Mt. Silverthrone to Mt. Brooks Traverse

Alaska, Central Alaska Range
Author: Ryan Wichelns. Climb Year: 2015. Publication Year: 2016.

From July 6­ to July 12, Gabe Messercola and I completed the first known traverse from Mt. Silverthrone to Mt. Brooks, including the three Pyramid peaks (a.k.a. Tripyramid). We climbed the chain of peaks from south to north, and the traverse included the first ascent of East Pyramid’s southwest ridge (from the col between Central Pyramid and East Pyramid). [Editor’s note: This group of peaks is approximately 10 miles northeast of Denali. Though individual sections of the ridgeline had been completed before, as well as attempts of the full traverse, a complete traverse is not known to have been done before 2015. Wichelns and Messercola accessed the peaks by the Muldrow and Brooks glaciers, but the peaks can also be accessed via the Ruth Glacier.]

Gabe and I, along with friends Greg Zegas and Geoff Lyman, began hiking from the park road on the morning of June 27, bound for the Muldrow and Brooks glaciers via Glacier Creek. The eight-day approach required three campsites and multiple carries, but by July 4 we had established our base camp on the moraine at the confluence of the Brooks Glacier and Muldrow Glacier. A window of good weather allowed us to make an advanced base camp the next day, at ca 6,600’, below Mt. Deception, where we would leave Greg and Geoff.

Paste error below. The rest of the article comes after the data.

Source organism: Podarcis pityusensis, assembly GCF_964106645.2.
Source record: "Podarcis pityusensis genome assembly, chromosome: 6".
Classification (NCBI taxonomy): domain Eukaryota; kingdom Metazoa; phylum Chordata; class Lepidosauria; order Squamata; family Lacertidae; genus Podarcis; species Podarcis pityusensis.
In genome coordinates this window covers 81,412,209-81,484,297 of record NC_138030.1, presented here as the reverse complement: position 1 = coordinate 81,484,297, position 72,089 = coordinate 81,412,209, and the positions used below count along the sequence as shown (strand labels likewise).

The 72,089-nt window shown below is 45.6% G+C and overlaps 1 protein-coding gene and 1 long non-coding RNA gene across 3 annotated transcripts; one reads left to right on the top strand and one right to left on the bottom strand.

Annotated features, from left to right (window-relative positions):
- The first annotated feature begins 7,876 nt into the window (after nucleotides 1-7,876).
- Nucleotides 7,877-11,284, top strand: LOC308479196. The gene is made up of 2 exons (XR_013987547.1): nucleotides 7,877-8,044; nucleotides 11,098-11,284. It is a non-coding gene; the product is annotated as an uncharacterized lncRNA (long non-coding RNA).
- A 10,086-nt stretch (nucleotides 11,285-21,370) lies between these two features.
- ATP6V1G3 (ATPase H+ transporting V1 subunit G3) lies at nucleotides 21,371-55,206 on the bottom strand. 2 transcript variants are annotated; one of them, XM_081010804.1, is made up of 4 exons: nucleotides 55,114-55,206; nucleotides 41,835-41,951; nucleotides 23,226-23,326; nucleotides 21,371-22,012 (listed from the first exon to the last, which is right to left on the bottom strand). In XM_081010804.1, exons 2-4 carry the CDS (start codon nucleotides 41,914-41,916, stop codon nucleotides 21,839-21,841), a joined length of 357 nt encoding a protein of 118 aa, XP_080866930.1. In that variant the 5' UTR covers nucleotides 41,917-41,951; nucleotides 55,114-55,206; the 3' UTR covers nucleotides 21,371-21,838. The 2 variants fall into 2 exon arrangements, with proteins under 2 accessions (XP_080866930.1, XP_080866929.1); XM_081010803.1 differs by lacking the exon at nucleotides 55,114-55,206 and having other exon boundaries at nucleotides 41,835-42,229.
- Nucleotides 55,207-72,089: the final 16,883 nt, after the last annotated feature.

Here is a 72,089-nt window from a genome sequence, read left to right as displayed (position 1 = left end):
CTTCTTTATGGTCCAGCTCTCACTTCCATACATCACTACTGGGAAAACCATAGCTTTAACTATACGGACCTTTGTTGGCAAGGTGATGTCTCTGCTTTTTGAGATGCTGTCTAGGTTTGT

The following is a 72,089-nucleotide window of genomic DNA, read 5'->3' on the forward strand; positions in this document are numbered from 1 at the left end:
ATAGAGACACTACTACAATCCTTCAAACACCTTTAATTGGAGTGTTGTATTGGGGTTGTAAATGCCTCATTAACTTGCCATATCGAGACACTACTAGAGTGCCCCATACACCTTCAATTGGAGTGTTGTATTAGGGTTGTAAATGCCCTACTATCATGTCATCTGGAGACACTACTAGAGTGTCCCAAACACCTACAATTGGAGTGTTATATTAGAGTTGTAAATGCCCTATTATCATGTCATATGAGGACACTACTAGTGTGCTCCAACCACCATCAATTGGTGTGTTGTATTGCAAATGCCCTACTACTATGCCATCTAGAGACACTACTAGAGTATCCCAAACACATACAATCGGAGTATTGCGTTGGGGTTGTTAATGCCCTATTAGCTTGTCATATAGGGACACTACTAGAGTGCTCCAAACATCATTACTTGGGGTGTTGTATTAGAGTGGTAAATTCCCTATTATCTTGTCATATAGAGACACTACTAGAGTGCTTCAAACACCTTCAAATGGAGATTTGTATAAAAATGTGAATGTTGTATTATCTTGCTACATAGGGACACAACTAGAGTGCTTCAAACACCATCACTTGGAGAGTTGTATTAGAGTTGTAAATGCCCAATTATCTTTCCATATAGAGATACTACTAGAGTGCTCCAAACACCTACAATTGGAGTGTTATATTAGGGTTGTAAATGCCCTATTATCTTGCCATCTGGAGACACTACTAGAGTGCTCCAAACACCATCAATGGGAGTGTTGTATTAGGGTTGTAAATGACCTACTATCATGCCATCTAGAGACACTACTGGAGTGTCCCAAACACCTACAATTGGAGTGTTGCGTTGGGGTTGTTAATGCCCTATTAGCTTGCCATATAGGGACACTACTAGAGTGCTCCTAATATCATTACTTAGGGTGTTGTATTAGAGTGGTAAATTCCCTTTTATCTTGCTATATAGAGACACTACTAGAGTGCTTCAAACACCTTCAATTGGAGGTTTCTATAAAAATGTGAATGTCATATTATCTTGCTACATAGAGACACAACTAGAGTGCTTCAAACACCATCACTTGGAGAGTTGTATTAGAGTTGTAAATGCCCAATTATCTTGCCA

Gabe and I began climbing toward Silverthrone Col on July 6, slowed by thigh-deep slush. We completed the two days of glacier crossing and climbing early in the mornings to make camp by noon, just as the soupy wet snow turned even soggier, and giving us some time to dry out in the sun. On July 8 we were able to climb from a camp at Silverthrone Col to the summit of Mt. Silverthrone and back, following a depression west of its north ridge.

On July 9 we front-pointed directly up the east-facing snow slopes of West Pyramid’s south ridge. From the summit of West Pyramid, the route to Central Pyramid was an easy ridge hike. We rested for most of the day on the central summit, waiting for the clouds to clear, and eventually spent the night on top.

The following morning, July 10, we downclimbed and rappelled with intimidating exposure to the col below East Pyramid, then began climbing the southwest ridge of East Pyramid. Though easy at first, the ridge presented a steep 20’ ice bulge (60–70°) early on and then consistently steep snow climbing (30­–40°), which we pitched out. Climbing on the left side of the corniced ridgeline, we found everything from soft powder to hard ice, which we protected with deeply placed snow pickets or ice screws. To reach the summit of East Pyramid, we first had to navigate a small bergschrund above a flatter section of ridge. We spent the afternoon climbing down to the col below Mt. Brooks, where we made our final camp.

On July 11 we made our way up to the summit of Brooks and then down the majority of its north ridge in a whiteout. The route became slushy and even rocky in places, forcing us off route and into a basin on Brooks’ north side, where we made a dozen rappels to reach the Muldrow Glacier. We were finally back at base camp around noon on July 12 and reached the park road again on July 18.

­– Ryan Wichelns, with additional information from Mark Westman

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